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Passports

Some information please. This is our first trip to Europe and first using passports. All the travel catalogs show lots of items for carrying your passports. Are you supposed to have it on your person always, or can you keep in the hotel safe during sightseeing? We plan to travel with passport , license.

Posted by
2768 posts

Legally in many countries you are supposed to have your passport on you. Commonly recommended is to carry it in a money belt/other pouch UNDER your clothes and never access it unless needed by authorities. This is very rare -
I have never heard of it happening outside of a driving accident. But it could happen. That is, rare in the western/Central European countries I am familiar with. Some other countries may have frequent ID checks, I don't know.

Personally many travelers are comfortable leaving it the in-room hotel safe in some situations. I do this when staying in the city sightseeing. I worry about theft and the safe is safer. But I f I am taking a day trip to a new town or driving anywhere I always have mine with me. In those cases I couldn't get back to the hotel to get it easily and when driving accidents are a real possibility.

Posted by
8065 posts

Laws are different in each country. Please look up the ID requirements for a pedestrian for each country in case you were stopped. Or ask the forum.

Some countries it is ok just to carry a copy and your state id or driver license.

Some travelers keep their passports in a hotel room safe. Some you will hear here worry that it will get stolen out of the safe or that they will forget to take it out of the safe after check out. Some put it in a locked suitcase in their room and just carry the id and a copy of the passport.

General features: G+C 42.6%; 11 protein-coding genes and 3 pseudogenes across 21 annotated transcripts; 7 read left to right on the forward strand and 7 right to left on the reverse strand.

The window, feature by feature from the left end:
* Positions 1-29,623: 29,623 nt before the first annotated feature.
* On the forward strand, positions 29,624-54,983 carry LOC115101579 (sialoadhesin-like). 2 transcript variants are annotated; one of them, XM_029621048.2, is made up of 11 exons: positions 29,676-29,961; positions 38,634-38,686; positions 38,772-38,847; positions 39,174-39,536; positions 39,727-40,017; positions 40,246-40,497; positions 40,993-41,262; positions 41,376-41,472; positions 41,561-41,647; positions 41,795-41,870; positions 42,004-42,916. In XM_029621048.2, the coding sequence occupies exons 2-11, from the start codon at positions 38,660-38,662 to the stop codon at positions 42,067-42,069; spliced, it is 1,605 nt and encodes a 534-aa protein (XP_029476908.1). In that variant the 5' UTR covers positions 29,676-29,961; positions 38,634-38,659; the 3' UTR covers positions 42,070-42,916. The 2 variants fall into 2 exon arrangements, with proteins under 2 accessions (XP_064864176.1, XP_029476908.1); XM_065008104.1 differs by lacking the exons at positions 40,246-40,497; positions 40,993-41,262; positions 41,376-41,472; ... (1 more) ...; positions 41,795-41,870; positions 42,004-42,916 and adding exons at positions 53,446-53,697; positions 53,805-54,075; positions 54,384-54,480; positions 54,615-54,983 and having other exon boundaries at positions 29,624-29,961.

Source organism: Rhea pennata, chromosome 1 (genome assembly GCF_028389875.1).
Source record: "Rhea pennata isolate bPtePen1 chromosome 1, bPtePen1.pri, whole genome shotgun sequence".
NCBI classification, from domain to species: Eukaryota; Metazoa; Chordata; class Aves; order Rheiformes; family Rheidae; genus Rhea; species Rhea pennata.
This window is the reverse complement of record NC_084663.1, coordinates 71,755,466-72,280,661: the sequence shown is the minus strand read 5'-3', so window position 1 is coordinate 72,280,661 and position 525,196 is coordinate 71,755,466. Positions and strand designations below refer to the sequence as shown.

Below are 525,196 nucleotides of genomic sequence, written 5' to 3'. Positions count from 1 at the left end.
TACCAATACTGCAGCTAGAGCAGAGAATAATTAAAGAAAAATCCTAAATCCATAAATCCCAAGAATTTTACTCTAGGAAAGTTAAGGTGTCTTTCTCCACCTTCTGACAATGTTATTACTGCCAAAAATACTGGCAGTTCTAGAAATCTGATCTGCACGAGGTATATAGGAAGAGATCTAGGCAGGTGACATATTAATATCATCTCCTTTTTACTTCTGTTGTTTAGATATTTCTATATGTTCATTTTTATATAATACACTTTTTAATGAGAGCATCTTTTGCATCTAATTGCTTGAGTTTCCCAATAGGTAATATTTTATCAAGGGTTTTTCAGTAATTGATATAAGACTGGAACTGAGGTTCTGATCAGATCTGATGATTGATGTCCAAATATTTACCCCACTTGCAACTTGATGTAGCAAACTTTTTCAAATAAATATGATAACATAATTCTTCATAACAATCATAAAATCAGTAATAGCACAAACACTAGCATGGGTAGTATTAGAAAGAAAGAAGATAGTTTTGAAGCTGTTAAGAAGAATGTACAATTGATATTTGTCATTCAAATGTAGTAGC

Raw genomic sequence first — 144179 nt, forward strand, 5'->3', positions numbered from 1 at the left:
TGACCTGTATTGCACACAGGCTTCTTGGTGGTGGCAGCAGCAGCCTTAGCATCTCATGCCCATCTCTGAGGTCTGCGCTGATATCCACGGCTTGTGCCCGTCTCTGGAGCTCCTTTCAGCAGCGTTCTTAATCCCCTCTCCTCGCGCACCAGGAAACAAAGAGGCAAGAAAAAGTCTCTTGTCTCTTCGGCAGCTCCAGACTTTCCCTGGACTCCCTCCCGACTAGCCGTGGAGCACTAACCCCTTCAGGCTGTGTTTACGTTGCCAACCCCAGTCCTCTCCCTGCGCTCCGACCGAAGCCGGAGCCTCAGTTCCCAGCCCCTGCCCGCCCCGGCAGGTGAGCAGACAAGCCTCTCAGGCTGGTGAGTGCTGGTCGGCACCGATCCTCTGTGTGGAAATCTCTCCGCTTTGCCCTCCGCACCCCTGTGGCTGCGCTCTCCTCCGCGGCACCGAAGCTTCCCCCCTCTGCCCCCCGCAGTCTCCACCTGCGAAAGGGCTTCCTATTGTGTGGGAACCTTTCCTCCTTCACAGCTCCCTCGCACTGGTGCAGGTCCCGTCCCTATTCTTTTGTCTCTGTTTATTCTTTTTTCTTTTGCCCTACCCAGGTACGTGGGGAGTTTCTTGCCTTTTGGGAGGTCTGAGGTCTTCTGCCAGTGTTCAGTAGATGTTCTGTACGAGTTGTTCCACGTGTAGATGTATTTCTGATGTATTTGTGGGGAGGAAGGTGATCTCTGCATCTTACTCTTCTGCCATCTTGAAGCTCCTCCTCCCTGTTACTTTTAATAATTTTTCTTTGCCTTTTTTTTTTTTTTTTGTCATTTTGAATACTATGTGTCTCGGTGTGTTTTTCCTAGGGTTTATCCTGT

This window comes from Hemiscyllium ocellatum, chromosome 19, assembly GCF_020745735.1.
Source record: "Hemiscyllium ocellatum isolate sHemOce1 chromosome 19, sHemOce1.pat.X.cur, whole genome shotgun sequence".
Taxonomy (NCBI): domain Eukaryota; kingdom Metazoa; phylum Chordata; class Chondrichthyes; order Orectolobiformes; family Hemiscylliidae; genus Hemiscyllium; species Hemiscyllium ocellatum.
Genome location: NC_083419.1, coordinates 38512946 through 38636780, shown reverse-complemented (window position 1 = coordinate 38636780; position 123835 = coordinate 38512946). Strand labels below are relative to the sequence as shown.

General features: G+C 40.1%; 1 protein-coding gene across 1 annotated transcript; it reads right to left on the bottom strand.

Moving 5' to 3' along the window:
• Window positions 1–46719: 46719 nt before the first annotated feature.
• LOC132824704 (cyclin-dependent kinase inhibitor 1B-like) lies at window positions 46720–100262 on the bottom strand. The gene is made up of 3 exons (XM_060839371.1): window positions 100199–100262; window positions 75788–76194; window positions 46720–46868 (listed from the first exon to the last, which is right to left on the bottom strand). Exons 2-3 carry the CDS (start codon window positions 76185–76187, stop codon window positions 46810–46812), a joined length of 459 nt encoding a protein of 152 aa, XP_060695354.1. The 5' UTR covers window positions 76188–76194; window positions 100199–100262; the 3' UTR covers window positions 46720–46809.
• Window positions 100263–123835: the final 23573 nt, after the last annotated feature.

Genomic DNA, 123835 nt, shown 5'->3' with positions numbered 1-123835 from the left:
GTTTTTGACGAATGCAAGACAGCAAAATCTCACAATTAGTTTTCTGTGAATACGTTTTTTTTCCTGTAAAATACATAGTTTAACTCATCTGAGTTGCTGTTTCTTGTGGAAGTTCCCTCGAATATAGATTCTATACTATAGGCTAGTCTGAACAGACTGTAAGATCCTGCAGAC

Most of the time in 20 trips in 15 years to Europe I have locked it up in the safe in my room (as these are more prevalent today than 10-15 years ago) or left it in my bag as it is not comfortable carrying a passport especially hot weather. I have the same around the neck passport holder that goes under the clothes that I bought in 2002. Now they make these to hold smart phones as well.

Posted by
20461 posts

It is your legal ID in Europe, and the stamp you get on arrival shows you are there legally. So any interaction with authorities you will have to show it. As as side note, if you are shopping for any big ticket items you might claim a VAT refund, having your passport will help the clerk get a start on the paperwork.

Posted by
380 posts

I always carry mine. It's my only form of international identification. I leave my drivers license at home.

Posted by
14263 posts

I am on the side of having my passport with me at all times. It’s in my money belt and, as specified above, under my clothing. I also have it in a small ziplock bag so it doesn’t get damp from perspiration.

I drive to the airport so I have my driver’s license with me. It’s also handy to have as some museums/churches want you to leave a form of ID if you use an audio guide. I’m not leaving my passport but I’m ok with leaving the DL.

Posted by
8889 posts

I confirm what the others said. A passport is your legal ID, it is you proof you are in the country legally. A foreign licence is not ID and is not proof you are legal.
Some countries require you to carry ID at all times, some don't. It is very unlikely a tourist would be stopped by the police and asked for ID, but it could happen.

Finally, keep calm. A passport may be exotic to you, but everybody in Europe has one. It is not super valuable to a thief. Mine sits on the table by the door, and whenever i think I might be crossing a border, including today, I put it in my bag or (zipped) coat pocket

Posted by
1332 posts